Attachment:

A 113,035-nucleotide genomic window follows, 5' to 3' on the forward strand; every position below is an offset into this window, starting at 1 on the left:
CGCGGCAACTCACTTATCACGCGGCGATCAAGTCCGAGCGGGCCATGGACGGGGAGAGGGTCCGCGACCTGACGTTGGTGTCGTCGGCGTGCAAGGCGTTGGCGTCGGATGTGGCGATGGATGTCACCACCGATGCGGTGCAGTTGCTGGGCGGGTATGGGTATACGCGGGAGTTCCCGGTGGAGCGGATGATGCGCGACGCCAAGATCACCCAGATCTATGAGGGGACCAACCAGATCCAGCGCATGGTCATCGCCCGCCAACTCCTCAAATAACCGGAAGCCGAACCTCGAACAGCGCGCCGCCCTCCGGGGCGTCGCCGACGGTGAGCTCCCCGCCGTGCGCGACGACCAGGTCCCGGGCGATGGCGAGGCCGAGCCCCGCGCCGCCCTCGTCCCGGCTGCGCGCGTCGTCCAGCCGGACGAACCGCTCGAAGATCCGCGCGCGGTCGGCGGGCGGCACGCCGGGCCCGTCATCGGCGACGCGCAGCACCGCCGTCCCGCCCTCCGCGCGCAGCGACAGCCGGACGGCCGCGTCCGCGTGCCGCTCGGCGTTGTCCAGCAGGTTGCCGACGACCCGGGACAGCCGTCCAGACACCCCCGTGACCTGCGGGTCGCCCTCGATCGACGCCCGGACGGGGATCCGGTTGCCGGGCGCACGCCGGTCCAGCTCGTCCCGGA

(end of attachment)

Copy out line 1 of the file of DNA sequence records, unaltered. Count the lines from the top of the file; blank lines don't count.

A 113,035-nucleotide genomic window follows, 5' to 3' on the forward strand; every position below is an offset into this window, starting at 1 on the left: